Second, this is not the first time an innovative campaign has been centered on the Lord’s Resistance Army.  In 2010, Resolve drafted the Lord’s Resistance Army >Capture and Assistance Act< and then targeted the members of the Foreign Affairs committee of the House of Representatives.  Staging what they called the “Hometown Shakedown,” Resolve volunteers camped out at the district offices of the members of the committee to shame them into passing the bill which, because it dictated foreign policy to the President, fundamentally violated the role of the House of Representatives as described in the Constitution.  Let me say that again because it’s so important: Resolve got the US Congress to pass a bill dictating US foreign policy in contravention of the separation of powers in the Constitution.  What’s more, the bill was passed by the full House once the Committee had approved it and then President Obama signed it into law.  Resolve re-wrote the Constitution to get the US government to address its issue, the continued existence of the Lord’s Resistance Army.  I have been stunned that other organizations have not realized the full measure of what Resolve was able to accomplish and used similar methods to get Congressional committees and the Congress as a whole to draft and send bills to the President for signature. 

When he signed the LRA act into law, Obama committed the US to developing and implementing a strategy to capture Joseph Kony and bring to an end the LRA rebellion.  This is the US military intervention discussed in the Invisible Children video that has raised so much attention and concern.  Currently 100 US Special Forces soldiers are embedded with the Ugandan army providing intelligence and logistical support for the pursuit of Kony and the LRA.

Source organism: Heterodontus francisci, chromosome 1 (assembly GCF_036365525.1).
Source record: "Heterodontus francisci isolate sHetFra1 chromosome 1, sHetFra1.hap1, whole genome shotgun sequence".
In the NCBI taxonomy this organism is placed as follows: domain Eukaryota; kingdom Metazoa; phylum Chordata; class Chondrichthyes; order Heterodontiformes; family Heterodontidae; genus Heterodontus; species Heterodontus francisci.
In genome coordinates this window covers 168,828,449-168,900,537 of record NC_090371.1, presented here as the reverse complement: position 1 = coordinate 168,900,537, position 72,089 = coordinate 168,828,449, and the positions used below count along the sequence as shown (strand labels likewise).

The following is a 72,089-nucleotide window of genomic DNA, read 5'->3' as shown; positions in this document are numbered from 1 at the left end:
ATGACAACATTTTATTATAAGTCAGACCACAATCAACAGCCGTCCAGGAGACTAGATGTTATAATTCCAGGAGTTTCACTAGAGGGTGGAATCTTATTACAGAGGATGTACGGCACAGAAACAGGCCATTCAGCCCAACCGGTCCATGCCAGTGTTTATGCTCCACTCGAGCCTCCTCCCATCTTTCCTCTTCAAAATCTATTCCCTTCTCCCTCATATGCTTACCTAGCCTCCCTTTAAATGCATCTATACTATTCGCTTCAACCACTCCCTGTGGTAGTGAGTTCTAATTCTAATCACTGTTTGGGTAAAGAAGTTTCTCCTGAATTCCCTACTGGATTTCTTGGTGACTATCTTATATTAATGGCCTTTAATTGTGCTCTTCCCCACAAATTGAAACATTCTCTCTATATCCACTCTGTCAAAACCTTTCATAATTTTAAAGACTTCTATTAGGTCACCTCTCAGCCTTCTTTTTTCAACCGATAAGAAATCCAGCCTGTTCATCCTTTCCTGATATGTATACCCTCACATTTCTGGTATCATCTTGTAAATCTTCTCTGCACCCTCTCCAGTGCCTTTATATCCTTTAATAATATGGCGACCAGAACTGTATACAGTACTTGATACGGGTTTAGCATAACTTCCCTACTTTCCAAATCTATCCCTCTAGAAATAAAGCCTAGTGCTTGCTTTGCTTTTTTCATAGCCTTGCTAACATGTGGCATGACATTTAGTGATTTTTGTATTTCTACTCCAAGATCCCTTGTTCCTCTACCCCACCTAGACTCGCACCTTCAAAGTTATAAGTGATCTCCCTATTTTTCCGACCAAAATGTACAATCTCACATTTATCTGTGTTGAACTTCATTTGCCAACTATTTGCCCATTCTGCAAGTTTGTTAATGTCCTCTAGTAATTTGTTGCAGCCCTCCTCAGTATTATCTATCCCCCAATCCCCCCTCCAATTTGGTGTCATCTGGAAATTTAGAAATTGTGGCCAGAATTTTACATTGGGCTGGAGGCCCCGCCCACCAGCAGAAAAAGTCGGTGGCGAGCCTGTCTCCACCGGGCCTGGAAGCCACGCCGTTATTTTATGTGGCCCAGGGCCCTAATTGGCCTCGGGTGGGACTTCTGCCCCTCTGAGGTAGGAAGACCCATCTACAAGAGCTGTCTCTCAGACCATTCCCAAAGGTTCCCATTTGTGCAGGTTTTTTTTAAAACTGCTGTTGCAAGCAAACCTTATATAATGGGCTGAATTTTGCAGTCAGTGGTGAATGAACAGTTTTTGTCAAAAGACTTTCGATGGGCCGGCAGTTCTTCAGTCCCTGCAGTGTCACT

Now, let’s get into the tricky part.  This intervention and the NATO intervention in Libya in 2011 both fall under the doctrine of Responsibility to Protect, even though the US and NATO did not specifically invoke the doctrine.  The R2P doctrine states that when nations are unable or unwilling to provide security for their citizens, then the international community has the moral obligation and the legal authority to step in and provide the necessary security.  In this formulation, Uganda, South Sudan, the Democratic Republic of Congo and the Central African Republic were unable to prevent the predations of the LRA; Libya was unwilling to protect its citizens and even seemed on the verge of massacring tens of thousands of Libyans in Benghazi. As a result, the United States and the international community had the responsibility to intervene in these conflicts. 

The problem is that intervention under R2P eliminates the possibility of “African solutions for African problems” which is half of the critique of Invisible Children’s position; the other half of the critique is the simplicity of Invisible Children’s position.  The simplicity of Invisible Children’s presentation belies the fact that Invisible Children is advocating for the exact same response to the LRA that the International Crisis Group (ICG) has advocated for; Invisible Children’s argument was cruder and more visceral, but underneath, they are the same plans and no one has critiqued ICG, therefore the intervention proposed by Invisible Children may have some validity.  The other side of the critique, the question of R2P versus “African solutions to African problems,” is an important argument that needs to be had.  “African solutions to African problems” and R2P would seem to be mutually exclusive and that is the problem: either R2P is a valid doctrine and the international community has the responsibility to intervene or R2P is an invalid doctrine and conflicts, no matter how violent and how terrible, should be resolved by the participants or their neighbors.